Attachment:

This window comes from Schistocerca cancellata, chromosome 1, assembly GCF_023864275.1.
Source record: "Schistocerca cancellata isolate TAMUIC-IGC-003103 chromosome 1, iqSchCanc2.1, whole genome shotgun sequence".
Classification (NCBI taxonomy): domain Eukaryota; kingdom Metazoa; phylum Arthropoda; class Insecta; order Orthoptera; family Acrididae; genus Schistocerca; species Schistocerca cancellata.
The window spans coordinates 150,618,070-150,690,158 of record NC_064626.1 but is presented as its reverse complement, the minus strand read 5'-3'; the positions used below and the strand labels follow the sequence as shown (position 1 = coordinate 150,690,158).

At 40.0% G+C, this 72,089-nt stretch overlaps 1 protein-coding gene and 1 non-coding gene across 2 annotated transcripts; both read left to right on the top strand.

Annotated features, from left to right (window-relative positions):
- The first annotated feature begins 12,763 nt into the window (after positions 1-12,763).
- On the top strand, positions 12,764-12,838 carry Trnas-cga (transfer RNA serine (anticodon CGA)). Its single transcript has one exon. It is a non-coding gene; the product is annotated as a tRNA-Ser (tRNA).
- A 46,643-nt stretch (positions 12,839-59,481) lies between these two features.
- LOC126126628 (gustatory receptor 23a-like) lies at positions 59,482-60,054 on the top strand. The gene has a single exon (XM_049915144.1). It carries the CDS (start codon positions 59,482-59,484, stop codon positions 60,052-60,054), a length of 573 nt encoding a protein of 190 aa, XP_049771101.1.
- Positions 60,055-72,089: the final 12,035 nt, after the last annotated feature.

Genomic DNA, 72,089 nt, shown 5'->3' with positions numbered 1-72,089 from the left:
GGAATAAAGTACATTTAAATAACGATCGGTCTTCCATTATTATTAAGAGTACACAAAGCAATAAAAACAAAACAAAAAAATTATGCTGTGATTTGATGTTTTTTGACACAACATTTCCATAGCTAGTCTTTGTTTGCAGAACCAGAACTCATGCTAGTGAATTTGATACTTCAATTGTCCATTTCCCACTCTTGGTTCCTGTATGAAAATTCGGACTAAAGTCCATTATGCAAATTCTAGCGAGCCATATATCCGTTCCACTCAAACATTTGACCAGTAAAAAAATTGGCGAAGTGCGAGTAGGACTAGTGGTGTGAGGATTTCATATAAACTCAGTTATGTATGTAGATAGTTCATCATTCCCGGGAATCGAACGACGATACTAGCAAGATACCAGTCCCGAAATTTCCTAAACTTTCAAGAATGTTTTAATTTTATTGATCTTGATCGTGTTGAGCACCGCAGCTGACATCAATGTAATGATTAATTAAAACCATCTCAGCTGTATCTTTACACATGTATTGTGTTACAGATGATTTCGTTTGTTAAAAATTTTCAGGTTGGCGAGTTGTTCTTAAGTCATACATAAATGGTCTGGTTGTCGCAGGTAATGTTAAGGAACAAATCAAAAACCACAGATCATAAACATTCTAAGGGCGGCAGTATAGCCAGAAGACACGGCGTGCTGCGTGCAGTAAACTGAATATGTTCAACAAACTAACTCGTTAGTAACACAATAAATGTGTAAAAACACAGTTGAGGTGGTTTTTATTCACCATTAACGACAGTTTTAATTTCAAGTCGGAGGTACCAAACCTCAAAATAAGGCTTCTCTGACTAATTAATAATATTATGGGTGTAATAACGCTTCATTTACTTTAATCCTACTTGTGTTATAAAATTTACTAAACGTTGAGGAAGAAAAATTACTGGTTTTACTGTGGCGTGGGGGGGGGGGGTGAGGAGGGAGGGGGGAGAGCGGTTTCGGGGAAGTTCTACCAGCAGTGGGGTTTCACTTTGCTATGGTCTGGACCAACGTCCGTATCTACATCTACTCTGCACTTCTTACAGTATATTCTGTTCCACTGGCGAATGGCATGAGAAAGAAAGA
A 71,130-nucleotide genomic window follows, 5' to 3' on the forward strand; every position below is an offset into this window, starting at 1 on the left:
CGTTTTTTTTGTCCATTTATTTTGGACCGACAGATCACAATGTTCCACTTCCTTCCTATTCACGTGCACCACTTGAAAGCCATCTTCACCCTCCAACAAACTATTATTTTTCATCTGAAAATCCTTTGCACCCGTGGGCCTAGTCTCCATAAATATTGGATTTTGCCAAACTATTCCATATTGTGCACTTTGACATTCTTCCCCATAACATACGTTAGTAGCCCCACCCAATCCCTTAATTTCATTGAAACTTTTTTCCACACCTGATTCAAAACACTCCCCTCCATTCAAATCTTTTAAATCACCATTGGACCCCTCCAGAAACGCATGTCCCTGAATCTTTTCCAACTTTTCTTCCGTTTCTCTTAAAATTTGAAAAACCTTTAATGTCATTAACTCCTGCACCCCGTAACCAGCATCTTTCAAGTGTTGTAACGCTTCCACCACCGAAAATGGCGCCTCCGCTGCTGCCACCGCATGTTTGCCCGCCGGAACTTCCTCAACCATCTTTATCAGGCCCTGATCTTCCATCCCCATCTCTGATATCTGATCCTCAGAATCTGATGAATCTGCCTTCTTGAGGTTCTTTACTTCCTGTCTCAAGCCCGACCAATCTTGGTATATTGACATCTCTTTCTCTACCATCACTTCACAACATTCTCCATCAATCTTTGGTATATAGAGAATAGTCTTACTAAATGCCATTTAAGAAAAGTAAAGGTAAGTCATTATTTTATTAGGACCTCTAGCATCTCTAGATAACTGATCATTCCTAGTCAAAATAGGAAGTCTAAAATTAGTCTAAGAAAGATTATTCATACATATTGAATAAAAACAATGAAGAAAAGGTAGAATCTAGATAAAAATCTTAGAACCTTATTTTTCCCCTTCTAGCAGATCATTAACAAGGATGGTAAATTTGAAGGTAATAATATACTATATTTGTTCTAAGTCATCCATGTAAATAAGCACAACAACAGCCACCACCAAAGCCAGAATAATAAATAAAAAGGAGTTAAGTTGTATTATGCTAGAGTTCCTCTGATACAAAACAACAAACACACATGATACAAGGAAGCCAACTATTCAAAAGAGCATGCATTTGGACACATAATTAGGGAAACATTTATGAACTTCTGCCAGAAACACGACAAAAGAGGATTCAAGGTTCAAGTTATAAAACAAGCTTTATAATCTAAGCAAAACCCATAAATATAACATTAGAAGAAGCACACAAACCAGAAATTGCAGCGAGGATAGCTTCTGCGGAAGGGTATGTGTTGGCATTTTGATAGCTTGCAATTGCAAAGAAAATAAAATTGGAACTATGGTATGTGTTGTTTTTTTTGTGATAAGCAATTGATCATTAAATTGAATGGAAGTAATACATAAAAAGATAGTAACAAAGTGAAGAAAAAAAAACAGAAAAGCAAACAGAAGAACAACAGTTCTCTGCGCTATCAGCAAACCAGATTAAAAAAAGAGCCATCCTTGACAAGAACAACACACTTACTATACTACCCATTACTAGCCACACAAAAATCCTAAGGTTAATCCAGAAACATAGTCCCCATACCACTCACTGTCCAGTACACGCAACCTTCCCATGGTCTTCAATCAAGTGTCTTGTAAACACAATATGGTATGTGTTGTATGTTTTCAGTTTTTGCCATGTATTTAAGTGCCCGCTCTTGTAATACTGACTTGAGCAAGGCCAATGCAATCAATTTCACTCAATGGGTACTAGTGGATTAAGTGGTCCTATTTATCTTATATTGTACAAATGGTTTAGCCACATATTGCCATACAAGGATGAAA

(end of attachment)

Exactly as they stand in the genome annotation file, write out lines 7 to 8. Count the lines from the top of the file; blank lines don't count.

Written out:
- The first annotated feature begins 12,763 nt into the window (after positions 1-12,763).
- On the top strand, positions 12,764-12,838 carry Trnas-cga (transfer RNA serine (anticodon CGA)). Its single transcript has one exon. It is a non-coding gene; the product is annotated as a tRNA-Ser (tRNA).